In this week’s episode, Ryan Bingham’s character Walker receives a guitar from Forrie J. Smith’s Lloyd. In return, he plays a ballad that brings the bunkhouse to tears. If ever wondering about the significance of aligning music so closely with “Yellowstone” as a program, it’s in moments like these.
Tim McGraw – “Cowboy In Me”
In November 2021, Tim McGraw updated his two-decade-old hit for it to be featured in Yellowstone. Regarding the track and how it’s not personal about his life, he knows it was reflected in his upbringing. He recently related a story about his childhood roots and hearing story songs about western life.
“My mom used to let me go to sleep with the radio on and I could get WBBD when I was a kid, in Wheeling, West Virginia. It was a trucker station and it came in at night all over the country. So when I was 8, 9 years old, I was glued to that station at night. I fell asleep with it every night.”
Jackson Dean – “Don’t Come Lookin’”
Breakout country star Jackson Dean’s feature on Yellowstone is a natural fit because of his diverse musical upbringing that included listening to copious amounts of a diverse group of talents, including Hank Williams Jr., David Allan Coe, Bruce Springsteen, Led Zeppelin, AC/DC, Taj Mahal, John Lee Hooker, and Howlin’ Wolf. These influences rather brilliantly come to bear with lyrics that note the artist having his “mind in the gutter” with “trouble on one hand and [a] beer in another,” whether in the “Great Soft Plains,” “hills of Kentucky,” or “maybe North or maybe South.” It’s the type of song that broadly encapsulates the outlaw spirit.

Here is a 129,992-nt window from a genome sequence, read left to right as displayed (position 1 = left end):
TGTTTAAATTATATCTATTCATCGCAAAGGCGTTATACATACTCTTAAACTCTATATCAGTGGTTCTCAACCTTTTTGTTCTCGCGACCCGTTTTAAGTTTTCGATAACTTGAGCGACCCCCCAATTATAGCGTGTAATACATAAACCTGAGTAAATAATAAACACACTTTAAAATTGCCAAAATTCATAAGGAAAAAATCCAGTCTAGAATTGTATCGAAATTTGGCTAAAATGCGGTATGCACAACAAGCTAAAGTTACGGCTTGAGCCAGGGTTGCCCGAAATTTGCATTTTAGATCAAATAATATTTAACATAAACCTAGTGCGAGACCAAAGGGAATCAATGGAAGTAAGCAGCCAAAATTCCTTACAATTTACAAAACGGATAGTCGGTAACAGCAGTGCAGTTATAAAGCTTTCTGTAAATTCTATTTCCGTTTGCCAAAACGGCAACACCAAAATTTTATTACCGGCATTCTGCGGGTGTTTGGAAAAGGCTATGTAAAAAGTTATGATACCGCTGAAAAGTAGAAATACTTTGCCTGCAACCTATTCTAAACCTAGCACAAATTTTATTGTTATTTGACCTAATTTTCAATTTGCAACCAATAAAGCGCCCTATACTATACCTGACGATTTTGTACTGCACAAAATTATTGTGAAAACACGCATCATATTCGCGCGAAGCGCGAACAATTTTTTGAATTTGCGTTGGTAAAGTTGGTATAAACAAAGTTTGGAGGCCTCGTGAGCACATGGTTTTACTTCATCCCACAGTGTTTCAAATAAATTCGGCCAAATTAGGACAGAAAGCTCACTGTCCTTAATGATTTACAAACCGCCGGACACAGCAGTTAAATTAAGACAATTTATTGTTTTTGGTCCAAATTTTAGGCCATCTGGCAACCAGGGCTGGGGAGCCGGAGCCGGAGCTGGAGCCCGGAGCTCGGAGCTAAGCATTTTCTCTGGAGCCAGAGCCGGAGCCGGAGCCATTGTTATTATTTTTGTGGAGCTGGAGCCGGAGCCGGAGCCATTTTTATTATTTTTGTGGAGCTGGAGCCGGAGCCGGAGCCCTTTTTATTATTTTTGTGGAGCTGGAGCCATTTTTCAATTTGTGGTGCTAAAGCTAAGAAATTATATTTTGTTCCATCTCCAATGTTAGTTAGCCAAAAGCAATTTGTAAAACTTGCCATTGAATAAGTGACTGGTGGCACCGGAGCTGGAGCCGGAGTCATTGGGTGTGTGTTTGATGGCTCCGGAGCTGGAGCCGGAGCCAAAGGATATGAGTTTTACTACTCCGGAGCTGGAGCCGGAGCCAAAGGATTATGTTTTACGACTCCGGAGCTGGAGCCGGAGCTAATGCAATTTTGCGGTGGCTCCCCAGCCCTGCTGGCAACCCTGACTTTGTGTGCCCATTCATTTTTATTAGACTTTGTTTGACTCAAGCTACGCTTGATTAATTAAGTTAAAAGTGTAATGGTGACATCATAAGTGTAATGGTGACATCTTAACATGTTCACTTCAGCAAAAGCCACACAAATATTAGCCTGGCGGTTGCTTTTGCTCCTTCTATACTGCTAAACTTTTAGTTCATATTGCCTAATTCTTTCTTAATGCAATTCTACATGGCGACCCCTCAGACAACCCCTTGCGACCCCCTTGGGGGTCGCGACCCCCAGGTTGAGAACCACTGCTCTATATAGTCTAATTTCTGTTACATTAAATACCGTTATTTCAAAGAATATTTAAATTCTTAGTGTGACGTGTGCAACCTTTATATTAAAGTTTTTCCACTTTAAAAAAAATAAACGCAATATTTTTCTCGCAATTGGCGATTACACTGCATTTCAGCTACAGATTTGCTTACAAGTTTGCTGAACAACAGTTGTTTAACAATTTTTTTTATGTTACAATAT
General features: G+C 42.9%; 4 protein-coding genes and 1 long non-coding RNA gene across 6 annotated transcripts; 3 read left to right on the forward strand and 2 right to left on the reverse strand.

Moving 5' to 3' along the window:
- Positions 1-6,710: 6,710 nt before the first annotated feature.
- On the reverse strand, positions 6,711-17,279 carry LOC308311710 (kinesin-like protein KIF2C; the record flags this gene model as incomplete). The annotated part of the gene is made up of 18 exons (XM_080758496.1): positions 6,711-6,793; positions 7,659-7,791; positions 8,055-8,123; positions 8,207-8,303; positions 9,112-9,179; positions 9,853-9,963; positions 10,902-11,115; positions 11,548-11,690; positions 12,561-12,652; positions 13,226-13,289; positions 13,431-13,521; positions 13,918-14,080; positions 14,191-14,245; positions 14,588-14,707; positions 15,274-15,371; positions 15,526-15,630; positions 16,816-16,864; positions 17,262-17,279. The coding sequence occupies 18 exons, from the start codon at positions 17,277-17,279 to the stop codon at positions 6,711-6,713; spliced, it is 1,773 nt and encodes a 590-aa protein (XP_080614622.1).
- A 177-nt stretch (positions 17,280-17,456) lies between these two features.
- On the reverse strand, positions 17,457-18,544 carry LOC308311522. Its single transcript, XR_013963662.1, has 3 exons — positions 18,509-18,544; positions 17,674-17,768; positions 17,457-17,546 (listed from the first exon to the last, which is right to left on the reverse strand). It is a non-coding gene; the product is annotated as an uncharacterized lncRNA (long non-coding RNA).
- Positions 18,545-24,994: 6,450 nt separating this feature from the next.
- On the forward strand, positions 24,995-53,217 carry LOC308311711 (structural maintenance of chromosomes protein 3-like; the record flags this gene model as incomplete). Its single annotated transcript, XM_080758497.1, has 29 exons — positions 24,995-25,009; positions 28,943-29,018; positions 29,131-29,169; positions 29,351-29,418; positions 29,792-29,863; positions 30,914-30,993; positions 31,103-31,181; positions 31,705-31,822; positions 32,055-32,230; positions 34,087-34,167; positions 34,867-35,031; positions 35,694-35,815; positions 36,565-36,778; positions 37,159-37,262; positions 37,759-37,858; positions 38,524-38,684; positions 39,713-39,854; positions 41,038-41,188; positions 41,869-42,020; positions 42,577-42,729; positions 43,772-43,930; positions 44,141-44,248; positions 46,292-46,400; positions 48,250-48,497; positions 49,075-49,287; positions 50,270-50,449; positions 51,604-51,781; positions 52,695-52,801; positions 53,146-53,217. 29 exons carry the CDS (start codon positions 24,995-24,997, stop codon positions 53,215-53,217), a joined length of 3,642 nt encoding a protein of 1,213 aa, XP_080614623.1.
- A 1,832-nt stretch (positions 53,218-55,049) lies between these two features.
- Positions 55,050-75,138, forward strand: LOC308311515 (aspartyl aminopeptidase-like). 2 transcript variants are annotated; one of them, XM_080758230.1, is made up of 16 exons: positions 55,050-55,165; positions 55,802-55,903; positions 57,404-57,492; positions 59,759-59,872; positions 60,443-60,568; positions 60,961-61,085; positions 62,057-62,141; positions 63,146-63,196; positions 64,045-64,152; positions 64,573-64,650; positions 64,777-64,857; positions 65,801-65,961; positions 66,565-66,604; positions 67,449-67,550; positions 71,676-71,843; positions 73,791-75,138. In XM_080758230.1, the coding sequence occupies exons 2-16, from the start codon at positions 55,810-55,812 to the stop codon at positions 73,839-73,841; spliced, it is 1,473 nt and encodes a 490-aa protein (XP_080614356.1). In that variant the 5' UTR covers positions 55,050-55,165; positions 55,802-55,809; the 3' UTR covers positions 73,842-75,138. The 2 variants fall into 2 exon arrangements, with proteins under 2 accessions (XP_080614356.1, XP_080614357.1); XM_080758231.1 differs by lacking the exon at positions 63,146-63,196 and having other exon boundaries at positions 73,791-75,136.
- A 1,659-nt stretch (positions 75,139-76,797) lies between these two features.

Ryan Bingham – “The Poet”
The decade-plus-old song is the lead track from the artist and Yellowstone star’s 2010-released album Junky Star, which, in a 2011 Metacritic review was noted as featuring Bingham’s “whiskey-smoked vocal” that “offers a lyric theme the entire album turns on: ’As I keep walking, people keep talking/About things they’ve never seen or done/Homeless sleep in the park, lovers kiss in the dark/Me, I keep moving on through time.’” Not unlike Yellowstone as a show — on which he performed an acoustic version of this — as the review continues, “The Poet” “mirrors our uncertain times in a musical language that doesn’t unduly distort or romanticize them.”